Using journey maps in UX research

| 17 May 2022

Every time a customer interacts with your company, you have the opportunity to further mutual respect and trust. By focussing on getting the business end right, many companies often forget to check in with the very people they aim to please, overlooking customer experiences – good and bad. It’s these nuanced interactions between people and organisations which ultimately determine the success of a product, website or app. One way to document these experiences is by mapping out your customer’s journey from beginning to end.


Customer journey map example

The main objective of a journey map is to help your team learn more about your customers. It does this by documenting their thoughts, desires, motivations, and frustrations at each touchpoint with your company, in a chronological and easy-to-read way.

Too often, companies fail to bring in the customer’s perspective, choosing instead to focus on the business’s process. At How Might We, we make getting to know your customers a priority through customer research, interviews and usability testing. We then bring these insights into the journey mapping process. 

Making journey maps useful 

Journey mapping has an unlimited scope, so it’s easy to get side-tracked. For them to be truly useful we first need to understand what they are trying to achieve. They are not final deliverable, they are a stepping stone to identifying and prioritising what to do next. Whether you’re looking to identify pain points in your current experience, plan the new ideal experience or map what motivational techniques are needed to get a customer through a complex process, our lean journey maps will help you take action in the right direction without wasting time on complicated specification documents.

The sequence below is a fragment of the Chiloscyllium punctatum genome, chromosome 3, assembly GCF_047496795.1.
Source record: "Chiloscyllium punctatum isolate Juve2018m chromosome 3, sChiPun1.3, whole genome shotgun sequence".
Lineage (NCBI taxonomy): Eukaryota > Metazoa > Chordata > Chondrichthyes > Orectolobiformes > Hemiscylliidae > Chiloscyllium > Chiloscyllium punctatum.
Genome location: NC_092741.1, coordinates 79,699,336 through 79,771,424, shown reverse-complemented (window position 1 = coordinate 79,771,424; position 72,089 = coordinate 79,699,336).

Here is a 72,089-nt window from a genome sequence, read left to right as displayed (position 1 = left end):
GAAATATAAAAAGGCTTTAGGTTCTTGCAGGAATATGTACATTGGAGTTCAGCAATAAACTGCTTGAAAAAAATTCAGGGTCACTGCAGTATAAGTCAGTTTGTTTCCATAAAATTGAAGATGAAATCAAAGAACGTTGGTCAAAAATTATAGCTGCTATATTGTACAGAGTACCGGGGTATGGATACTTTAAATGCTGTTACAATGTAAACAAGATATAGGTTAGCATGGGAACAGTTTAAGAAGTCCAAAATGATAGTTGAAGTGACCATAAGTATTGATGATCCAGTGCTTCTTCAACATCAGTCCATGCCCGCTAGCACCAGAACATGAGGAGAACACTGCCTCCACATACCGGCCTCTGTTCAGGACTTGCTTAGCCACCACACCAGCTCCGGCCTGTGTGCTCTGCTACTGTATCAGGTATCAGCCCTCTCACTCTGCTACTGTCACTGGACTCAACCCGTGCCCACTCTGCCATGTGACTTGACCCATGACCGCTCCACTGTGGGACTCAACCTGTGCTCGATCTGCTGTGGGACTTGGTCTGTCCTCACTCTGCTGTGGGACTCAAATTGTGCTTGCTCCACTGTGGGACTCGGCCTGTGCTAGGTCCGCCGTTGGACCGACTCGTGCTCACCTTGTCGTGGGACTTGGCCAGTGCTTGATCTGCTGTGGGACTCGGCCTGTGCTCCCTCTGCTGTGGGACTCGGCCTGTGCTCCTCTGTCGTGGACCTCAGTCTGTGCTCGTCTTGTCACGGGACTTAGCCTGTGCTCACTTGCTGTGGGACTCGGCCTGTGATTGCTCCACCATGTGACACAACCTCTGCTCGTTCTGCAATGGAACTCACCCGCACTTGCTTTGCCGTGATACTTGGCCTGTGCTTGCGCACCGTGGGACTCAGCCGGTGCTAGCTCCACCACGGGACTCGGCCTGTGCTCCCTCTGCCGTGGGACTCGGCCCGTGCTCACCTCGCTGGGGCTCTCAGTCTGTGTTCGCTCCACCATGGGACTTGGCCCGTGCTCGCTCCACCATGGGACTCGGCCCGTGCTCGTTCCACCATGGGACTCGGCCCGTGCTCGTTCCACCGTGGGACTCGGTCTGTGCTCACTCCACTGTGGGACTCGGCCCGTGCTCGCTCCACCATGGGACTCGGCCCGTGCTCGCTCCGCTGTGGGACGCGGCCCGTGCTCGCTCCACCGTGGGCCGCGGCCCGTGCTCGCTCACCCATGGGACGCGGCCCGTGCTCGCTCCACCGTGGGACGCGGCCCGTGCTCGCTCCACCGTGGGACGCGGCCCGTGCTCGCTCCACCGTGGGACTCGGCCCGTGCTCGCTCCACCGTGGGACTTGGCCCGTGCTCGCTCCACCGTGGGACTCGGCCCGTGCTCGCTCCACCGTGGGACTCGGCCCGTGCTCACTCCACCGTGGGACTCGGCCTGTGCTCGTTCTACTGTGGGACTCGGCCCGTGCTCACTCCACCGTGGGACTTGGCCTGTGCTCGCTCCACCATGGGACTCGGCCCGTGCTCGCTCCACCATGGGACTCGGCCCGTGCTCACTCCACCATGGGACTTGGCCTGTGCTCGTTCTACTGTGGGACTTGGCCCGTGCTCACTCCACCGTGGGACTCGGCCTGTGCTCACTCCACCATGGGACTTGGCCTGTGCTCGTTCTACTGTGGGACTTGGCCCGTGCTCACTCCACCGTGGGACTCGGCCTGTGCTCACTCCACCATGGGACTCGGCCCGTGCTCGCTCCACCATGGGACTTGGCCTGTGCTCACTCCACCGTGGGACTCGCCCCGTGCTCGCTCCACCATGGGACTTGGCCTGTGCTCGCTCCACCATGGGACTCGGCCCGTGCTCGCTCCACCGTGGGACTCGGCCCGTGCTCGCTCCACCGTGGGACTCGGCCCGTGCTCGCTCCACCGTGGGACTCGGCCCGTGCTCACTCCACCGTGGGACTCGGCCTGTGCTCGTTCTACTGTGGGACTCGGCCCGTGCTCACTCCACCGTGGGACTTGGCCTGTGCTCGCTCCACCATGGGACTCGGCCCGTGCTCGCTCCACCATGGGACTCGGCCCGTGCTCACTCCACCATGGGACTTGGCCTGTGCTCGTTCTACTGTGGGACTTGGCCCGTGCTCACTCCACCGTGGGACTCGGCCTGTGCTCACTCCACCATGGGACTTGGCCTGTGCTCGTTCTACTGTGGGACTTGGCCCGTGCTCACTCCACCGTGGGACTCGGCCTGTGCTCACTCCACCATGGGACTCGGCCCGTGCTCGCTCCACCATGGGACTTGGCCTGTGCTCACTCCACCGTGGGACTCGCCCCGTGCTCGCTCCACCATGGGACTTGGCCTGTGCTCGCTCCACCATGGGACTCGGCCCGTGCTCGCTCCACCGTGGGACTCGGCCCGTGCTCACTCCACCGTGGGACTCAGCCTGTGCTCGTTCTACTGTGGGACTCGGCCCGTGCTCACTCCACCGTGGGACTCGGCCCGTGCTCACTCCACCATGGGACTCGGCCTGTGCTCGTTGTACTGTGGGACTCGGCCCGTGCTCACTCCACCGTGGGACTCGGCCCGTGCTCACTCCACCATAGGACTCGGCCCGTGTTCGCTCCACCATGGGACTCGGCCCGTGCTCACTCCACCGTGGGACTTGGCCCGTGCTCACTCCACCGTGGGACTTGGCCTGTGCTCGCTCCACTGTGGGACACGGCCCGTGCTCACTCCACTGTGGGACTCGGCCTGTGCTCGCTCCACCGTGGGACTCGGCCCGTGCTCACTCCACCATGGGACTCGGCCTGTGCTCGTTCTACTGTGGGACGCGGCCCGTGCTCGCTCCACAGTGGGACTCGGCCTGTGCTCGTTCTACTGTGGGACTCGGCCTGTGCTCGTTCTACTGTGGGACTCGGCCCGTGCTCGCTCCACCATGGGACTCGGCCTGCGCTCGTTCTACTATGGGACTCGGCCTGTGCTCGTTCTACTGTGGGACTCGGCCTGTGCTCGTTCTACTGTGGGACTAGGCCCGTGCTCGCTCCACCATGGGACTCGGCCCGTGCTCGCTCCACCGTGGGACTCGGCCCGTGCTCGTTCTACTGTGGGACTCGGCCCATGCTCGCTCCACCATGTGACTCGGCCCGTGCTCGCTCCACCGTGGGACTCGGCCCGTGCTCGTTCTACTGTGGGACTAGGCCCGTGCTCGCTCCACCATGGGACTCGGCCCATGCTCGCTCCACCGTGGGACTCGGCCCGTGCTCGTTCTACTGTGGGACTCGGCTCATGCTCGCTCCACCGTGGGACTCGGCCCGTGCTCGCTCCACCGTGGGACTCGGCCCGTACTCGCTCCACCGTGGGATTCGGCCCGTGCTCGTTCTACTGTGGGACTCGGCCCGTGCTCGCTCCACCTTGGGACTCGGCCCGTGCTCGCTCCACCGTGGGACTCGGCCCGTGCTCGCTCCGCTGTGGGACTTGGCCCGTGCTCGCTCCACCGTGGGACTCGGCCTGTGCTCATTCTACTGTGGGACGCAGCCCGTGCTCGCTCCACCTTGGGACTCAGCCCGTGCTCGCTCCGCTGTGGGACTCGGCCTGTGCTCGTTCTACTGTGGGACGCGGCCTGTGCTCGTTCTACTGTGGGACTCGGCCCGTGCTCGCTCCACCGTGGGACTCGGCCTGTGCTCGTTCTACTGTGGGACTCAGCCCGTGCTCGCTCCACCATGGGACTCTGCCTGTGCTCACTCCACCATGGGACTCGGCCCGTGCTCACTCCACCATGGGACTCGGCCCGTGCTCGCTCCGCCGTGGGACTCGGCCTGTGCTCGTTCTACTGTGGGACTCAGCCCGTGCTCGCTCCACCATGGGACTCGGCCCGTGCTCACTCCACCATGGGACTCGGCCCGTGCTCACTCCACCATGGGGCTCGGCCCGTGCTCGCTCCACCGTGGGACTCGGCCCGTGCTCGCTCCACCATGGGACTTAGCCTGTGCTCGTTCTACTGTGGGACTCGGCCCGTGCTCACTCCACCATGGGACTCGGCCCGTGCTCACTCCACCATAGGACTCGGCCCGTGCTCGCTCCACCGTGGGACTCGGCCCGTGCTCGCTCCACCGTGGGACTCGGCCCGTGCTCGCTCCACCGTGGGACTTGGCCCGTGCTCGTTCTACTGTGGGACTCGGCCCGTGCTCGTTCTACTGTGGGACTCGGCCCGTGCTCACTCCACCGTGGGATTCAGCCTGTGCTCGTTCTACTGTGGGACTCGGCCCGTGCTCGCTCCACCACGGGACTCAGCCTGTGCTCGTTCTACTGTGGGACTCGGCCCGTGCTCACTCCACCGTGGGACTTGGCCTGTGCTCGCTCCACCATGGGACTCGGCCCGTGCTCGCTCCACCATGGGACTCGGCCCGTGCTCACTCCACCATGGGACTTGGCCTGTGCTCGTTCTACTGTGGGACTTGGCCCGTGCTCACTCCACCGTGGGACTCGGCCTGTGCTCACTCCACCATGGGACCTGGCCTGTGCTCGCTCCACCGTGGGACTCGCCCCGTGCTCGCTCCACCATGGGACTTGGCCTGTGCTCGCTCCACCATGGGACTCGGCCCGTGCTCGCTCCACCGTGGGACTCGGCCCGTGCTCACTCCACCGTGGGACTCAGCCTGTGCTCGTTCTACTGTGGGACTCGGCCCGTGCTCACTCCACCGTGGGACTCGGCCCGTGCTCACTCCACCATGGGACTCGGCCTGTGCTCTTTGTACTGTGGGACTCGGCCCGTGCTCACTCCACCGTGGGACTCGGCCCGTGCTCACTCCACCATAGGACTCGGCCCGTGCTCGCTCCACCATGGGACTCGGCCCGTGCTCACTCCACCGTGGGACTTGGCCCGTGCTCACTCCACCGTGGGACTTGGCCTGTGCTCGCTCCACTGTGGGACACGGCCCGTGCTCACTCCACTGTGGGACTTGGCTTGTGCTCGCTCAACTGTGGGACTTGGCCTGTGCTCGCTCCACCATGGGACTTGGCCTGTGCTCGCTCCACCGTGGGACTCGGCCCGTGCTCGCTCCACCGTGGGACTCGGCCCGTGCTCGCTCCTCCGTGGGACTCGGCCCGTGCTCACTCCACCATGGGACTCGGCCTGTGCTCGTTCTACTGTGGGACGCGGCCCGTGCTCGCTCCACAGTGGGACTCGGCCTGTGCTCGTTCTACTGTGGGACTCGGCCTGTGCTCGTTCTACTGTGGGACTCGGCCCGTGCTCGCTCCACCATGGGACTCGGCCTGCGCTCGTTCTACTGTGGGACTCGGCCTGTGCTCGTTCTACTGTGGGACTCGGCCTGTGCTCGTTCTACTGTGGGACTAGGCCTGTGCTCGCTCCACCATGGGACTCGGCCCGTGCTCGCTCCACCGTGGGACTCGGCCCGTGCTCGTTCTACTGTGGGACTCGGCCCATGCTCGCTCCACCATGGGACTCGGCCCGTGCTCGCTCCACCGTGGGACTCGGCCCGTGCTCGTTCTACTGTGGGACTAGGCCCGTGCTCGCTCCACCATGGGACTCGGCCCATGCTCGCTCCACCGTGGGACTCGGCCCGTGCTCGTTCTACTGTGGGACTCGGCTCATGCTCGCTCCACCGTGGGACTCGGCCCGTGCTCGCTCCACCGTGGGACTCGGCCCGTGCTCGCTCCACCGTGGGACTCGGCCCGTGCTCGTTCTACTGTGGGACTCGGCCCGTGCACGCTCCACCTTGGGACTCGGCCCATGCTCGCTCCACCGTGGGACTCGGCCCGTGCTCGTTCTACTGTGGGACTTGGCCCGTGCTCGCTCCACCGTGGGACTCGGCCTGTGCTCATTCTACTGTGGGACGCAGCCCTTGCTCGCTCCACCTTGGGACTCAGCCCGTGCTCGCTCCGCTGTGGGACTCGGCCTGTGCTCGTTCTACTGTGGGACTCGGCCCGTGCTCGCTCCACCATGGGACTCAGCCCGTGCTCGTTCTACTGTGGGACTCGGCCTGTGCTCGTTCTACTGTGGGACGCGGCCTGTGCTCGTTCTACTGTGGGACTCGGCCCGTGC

As-Is journey maps help to identify your customer’s current experience. Focusing on what works (delighters) and what doesn’t (points of pain). From this, we are able to prioritise what areas need to be fixed and what effect it will have on the whole experience.

An ideal journey map is the starting point for a new experience. Looking at the holistic customer experience, across channels, silos and product lines we are able to design every aspect of the customer journey, while not being boxed into one area of the business. A good experience makes a customer feel that every part of the business knows what every other part is doing.

A service design blueprint is an ideal customer journey map with added detail about how that experience will be implemented. It highlights what people and processes the business needs to have in place to make that experience possible. The blueprint is divided into two sections, the ‘front of house’, is what the customer experiences and the ‘back of house’, is what needs to be in place behind the scene to execute on that ideal experience.



Journey maps background

Co-creating a journey map in a workshop after research.


Customer journey map

A final journey map.